Three weeks into the fiscal year, legislative leaders on Sunday filed a compromise state budget proposal that plows nearly $270 million more into public school spending, increases funding to the University of Massachusetts without freezing tuition, and spends hundreds of millions more dollars than either the House or Senate initially proposed.
The $43.1 billion proposal, which lawmakers expect to pass and send to Governor Charlie Baker on Monday, also includes compromise language aimed at curbing the cost of prescription drugs in the state Medicaid program — a time-consuming debate during lawmakers’ weeks-long negotiations.
Overall, the bill tacked on $317 million more in spending than either the House or Senate had approved as part of its own debate in the spring, in addition to setting aside hundreds of millions more for the state’s reserves and $23 million more for the MBTA and Massachusetts School Building Authority. That’s because an expected budget surplus prompted negotiators to rely on a rosier fiscal forecast for the current fiscal year.
The bill also slashed plans for new taxes on opioid manufacturers and vaping products, both of which Baker had proposed.
As expected, the proposal puts a heavy emphasis on beefing up school spending. It would add $268.4 million to the state’s current contribution to public school funding, officially known as Chapter 70, pushing total aid to nearly $5.18 billion. It’s the same amount the Senate had passed in May in what officials then called the largest one-year hike in the last two decades.
It also includes a $39 million increase for the University of Massachusetts system. But it drops language the Senate passed to freeze in-state tuition and fees, making it very likely UMass officials will hike costs for students in the fall. In its place, the bill requires that university officials meet with lawmakers in January to detail their spending.
“This is a good first step. I think the message was sent that we’re going to take higher education [funding] as seriously as we take K-12,” said Senator Michael Rodrigues, the Senate’s budget chair.
Massachusetts is the only state in the country with a fiscal year starting July 1 in which the Legislature has yet to pass a final spending bill. State government has not shut down because lawmakers passed a temporary $5 billion budget in late June, but the delay in reaching a budget deal had prompted House Speaker Robert A. DeLeo to call on Baker to file another stopgap spending measure.
The move sparked questions of just how long negotiations could drag on, but both chambers’ budget chairs said they were hopeful the state would not need another placeholder to supplement the $5 billion appropriation, even though the 10-day window Baker is given to review the budget could carry into August.
“All in all, I wish we would have completed it three weeks ago,” Rodrigues said Sunday. “It’s a good, fiscally responsible budget. Hopefully tomorrow, the House and Senate can vote on it and send it to the governor.”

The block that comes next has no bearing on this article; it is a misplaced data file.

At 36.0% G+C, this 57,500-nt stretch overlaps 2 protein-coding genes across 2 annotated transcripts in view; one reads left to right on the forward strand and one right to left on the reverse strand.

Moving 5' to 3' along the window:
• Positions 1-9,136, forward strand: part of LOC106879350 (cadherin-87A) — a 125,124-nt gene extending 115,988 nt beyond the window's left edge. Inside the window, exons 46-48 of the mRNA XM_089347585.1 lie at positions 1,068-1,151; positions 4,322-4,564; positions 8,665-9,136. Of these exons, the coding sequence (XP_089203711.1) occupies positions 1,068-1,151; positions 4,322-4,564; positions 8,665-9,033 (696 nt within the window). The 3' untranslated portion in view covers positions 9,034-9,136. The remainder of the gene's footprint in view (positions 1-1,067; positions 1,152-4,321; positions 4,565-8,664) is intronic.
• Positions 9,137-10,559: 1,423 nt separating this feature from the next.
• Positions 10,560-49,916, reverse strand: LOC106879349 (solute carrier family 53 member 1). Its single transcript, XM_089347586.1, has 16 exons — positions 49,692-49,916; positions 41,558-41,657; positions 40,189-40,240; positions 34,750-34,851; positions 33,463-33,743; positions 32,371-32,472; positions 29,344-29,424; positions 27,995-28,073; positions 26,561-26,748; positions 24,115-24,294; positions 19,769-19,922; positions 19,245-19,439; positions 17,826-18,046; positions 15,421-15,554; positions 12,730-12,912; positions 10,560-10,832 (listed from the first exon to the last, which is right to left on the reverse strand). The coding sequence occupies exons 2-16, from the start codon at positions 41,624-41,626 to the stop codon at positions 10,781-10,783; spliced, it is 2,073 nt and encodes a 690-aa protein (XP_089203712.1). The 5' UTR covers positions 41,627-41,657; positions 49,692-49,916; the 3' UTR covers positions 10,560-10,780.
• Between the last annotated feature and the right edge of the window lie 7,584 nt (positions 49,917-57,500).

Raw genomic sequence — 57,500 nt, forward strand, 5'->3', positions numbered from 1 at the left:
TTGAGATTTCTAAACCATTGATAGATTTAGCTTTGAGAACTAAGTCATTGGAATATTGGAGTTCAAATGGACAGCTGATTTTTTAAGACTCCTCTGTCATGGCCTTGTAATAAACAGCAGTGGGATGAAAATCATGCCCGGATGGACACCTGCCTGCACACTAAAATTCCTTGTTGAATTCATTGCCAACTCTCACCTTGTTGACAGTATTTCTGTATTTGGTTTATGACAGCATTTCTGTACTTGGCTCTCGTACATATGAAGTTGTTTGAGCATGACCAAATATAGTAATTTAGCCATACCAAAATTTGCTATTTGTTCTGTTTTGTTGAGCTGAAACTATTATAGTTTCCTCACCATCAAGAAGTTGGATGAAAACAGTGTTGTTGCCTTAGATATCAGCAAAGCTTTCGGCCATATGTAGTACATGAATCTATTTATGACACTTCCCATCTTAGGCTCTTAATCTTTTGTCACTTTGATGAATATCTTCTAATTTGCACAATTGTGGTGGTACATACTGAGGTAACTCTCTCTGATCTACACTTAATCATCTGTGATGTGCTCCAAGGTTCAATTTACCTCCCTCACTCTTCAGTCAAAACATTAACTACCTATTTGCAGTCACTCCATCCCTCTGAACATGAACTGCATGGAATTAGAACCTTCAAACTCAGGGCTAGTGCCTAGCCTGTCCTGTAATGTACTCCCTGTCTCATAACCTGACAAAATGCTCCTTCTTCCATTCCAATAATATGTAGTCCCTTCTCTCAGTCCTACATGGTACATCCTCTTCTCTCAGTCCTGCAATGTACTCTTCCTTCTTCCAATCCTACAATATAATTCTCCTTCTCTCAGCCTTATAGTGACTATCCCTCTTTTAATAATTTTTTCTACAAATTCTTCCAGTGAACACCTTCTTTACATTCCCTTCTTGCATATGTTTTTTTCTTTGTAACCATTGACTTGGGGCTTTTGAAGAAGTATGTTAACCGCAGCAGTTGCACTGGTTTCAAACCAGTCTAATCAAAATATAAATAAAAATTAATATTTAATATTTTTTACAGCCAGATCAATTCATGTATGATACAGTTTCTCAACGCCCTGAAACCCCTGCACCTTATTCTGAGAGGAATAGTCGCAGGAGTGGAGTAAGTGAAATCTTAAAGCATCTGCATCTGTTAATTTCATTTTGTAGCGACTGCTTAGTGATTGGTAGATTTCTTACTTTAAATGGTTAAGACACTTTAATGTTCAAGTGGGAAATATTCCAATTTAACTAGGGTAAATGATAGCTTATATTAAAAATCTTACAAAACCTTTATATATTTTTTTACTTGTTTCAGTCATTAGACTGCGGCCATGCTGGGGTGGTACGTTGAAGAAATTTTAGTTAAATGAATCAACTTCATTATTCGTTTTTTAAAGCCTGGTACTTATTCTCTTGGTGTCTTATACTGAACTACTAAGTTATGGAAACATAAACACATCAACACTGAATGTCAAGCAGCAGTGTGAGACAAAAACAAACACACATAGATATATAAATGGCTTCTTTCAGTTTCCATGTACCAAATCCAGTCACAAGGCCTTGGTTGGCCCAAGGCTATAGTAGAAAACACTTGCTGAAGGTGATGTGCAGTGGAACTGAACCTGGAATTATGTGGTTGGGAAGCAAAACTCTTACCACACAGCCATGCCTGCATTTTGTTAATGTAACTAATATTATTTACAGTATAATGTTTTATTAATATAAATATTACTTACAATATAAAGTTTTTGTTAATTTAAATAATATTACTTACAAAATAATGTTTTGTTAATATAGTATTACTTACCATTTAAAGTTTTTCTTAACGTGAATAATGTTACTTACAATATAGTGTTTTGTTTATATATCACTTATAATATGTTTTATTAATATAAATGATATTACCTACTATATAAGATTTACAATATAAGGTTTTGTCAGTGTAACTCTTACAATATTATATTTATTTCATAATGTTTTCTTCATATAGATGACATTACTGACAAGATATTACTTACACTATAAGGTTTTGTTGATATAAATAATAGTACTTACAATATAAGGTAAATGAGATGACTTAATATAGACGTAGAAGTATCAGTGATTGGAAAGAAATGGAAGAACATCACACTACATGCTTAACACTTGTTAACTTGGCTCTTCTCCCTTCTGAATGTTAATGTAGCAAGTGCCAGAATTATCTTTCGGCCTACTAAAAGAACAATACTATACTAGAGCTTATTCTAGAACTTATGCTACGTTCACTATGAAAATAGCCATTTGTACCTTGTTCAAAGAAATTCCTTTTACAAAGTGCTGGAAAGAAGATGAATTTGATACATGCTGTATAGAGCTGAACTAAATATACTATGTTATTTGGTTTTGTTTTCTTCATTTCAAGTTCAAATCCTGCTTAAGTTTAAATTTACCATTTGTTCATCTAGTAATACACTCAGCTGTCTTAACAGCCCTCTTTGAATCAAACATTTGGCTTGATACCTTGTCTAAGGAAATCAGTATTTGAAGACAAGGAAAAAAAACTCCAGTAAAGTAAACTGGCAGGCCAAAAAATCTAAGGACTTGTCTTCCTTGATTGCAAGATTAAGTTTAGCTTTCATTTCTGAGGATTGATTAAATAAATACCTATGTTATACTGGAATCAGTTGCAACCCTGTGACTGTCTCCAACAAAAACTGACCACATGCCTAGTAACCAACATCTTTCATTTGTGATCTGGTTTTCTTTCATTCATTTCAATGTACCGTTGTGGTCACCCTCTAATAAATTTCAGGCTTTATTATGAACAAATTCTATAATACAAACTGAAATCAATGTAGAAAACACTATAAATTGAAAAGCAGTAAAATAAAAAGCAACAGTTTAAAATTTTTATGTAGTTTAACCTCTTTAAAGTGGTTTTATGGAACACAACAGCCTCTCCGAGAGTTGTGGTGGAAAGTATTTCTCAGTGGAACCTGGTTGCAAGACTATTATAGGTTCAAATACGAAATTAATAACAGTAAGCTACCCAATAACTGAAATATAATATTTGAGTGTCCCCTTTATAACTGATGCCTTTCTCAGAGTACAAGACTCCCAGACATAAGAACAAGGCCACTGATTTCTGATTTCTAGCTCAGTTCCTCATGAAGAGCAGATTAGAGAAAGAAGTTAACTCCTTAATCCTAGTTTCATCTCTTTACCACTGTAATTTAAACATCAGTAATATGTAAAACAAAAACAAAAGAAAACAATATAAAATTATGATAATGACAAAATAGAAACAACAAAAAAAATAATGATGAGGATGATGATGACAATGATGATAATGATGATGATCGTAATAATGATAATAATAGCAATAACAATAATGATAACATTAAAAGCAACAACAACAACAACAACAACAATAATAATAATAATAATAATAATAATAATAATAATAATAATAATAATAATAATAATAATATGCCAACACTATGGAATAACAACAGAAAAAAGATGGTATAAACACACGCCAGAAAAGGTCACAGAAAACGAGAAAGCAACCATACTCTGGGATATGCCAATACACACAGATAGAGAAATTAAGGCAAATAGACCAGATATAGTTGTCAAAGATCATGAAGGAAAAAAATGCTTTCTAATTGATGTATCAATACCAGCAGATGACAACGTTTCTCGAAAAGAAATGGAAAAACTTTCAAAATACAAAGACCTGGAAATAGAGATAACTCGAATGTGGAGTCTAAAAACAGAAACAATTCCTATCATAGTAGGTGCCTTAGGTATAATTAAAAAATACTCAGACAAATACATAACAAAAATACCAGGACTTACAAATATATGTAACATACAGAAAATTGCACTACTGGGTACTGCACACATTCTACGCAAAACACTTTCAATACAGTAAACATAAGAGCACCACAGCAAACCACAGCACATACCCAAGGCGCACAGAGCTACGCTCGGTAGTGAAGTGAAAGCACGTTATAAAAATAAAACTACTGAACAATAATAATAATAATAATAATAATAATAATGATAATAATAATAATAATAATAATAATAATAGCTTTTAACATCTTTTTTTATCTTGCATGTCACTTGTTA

Lawmakers also reached a compromise on a controversial proposal to tackle prescription drug spending in the $16 billion MassHealth program, the state’s version of Medicaid. Their budget deal gives administration officials more authority to negotiate prices with drug manufacturers, and it would allow the administration to set a proposed value for expensive drugs and to hold public hearings about the proposed value.
The compromise budget allows the administration to refer an expensive drug to the state Health Policy Commission for further review. The commission could then demand detailed information about the drug price.
Baker’s original proposal went further, allowing the Health Policy Commission to refer drug makers to the attorney general’s office for investigation under consumer protection law.
The compromise budget does not include the mechanism to refer drug companies to the attorney general, and it would not force drug companies to testify before the Health Policy Commission at a public hearing.
Rodrigues said lawmakers spoke with Attorney General Maura Healey, who said “very clearly” that she has the authority to intercede without a specific referral.
The debate around drug pricing was marked by heavy lobbying from industry groups such as the Massachusetts Biotechnology Council. Industry lobbyists argued that Baker’s proposal went too far; they said it would punish innovative companies while chilling investment in the sector.
Senators largely sided with Baker in their budget proposal, while the House softened the language.
“I think the process that we have in place will allow for us to accomplish the goal that we all want, to lower drug prices,” said Representative Aaron Michlewitz, the House’s budget chair.
Massachusetts Biotechnology Council president Robert K. Coughlin said the Legislature’s compromise on drug pricing is “the most severe Medicaid drug pricing reform in the country and is not a win for the life sciences industry.” But Coughlin thanked House and Senate budget negotiators for leaving out “the most radical language proposed by the Baker administration.”